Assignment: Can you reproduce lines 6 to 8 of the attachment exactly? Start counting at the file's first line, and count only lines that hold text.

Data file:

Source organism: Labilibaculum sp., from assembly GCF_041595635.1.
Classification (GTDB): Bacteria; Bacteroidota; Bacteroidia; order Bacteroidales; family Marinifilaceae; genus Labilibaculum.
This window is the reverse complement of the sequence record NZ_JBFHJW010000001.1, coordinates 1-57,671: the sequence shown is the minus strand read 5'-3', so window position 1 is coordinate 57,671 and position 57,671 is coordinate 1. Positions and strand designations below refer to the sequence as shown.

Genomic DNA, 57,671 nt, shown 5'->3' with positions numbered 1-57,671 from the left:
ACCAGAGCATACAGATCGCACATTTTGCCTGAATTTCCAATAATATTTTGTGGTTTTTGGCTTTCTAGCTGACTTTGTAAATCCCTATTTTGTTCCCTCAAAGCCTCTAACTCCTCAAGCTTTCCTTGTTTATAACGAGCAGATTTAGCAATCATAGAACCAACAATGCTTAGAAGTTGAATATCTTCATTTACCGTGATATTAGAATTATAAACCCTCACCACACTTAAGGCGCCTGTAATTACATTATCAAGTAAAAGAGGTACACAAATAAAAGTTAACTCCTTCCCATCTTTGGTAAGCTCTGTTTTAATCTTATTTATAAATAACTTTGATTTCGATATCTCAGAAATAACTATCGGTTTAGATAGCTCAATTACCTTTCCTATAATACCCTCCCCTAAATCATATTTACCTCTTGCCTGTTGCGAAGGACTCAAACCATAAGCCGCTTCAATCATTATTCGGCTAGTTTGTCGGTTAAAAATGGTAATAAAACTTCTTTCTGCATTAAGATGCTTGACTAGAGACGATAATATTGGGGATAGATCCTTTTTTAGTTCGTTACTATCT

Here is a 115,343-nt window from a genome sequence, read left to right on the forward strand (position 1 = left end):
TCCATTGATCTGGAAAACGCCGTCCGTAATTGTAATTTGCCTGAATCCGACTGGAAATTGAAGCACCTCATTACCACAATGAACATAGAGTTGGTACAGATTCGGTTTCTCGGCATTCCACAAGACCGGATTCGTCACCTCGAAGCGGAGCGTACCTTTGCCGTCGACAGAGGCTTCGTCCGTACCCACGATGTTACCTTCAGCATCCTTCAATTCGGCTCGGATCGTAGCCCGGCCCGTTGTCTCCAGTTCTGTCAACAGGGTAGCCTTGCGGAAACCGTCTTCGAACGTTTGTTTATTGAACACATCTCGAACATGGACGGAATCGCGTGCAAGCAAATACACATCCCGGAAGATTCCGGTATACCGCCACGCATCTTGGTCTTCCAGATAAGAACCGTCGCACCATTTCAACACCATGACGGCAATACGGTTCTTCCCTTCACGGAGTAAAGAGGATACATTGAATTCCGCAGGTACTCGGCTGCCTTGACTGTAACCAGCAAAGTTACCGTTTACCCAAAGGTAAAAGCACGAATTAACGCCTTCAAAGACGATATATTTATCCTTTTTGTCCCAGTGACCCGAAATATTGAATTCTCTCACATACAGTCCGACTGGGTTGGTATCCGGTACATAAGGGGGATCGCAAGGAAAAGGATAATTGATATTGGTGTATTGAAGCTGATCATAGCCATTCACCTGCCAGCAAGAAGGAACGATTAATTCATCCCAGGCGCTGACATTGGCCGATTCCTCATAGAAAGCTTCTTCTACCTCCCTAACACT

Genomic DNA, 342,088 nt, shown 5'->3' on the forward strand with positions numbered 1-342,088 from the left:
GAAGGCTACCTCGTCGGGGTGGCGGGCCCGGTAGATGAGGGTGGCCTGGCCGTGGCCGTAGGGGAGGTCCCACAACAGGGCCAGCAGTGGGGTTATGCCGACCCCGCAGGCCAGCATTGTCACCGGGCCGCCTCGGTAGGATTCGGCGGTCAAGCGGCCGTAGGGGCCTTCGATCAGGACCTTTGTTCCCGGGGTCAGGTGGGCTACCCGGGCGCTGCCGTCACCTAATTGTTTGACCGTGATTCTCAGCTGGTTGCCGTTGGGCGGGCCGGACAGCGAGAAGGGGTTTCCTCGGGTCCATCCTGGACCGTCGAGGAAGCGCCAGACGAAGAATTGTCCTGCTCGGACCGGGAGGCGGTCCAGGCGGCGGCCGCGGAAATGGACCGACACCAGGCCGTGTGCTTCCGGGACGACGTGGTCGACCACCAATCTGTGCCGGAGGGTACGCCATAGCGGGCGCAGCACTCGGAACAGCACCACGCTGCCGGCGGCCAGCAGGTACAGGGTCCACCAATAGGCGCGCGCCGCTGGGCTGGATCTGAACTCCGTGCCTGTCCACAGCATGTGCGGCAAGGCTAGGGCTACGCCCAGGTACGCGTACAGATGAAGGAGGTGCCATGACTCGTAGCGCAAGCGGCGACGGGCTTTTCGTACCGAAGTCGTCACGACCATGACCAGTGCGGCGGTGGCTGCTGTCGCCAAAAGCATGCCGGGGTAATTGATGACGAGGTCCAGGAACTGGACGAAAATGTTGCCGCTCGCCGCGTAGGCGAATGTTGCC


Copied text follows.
Here is a 115,343-nt window from a genome sequence, read left to right on the forward strand (position 1 = left end):
TCCATTGATCTGGAAAACGCCGTCCGTAATTGTAATTTGCCTGAATCCGACTGGAAATTGAAGCACCTCATTACCACAATGAACATAGAGTTGGTACAGATTCGGTTTCTCGGCATTCCACAAGACCGGATTCGTCACCTCGAAGCGGAGCGTACCTTTGCCGTCGACAGAGGCTTCGTCCGTACCCACGATGTTACCTTCAGCATCCTTCAATTCGGCTCGGATCGTAGCCCGGCCCGTTGTCTCCAGTTCTGTCAACAGGGTAGCCTTGCGGAAACCGTCTTCGAACGTTTGTTTATTGAACACATCTCGAACATGGACGGAATCGCGTGCAAGCAAATACACATCCCGGAAGATTCCGGTATACCGCCACGCATCTTGGTCTTCCAGATAAGAACCGTCGCACCATTTCAACACCATGACGGCAATACGGTTCTTCCCTTCACGGAGTAAAGAGGATACATTGAATTCCGCAGGTACTCGGCTGCCTTGACTGTAACCAGCAAAGTTACCGTTTACCCAAAGGTAAAAGCACGAATTAACGCCTTCAAAGACGATATATTTATCCTTTTTGTCCCAGTGACCCGAAATATTGAATTCTCTCACATACAGTCCGACTGGGTTGGTATCCGGTACATAAGGGGGATCGCAAGGAAAAGGATAATTGATATTGGTGTATTGAAGCTGATCATAGCCATTCACCTGCCAGCAAGAAGGAACGATTAATTCATCCCAGGCGCTGACATTGGCCGATTCCTCATAGAAAGCTTCTTCTACCTCCCTAACACT

Genomic DNA, 342,088 nt, shown 5'->3' on the forward strand with positions numbered 1-342,088 from the left: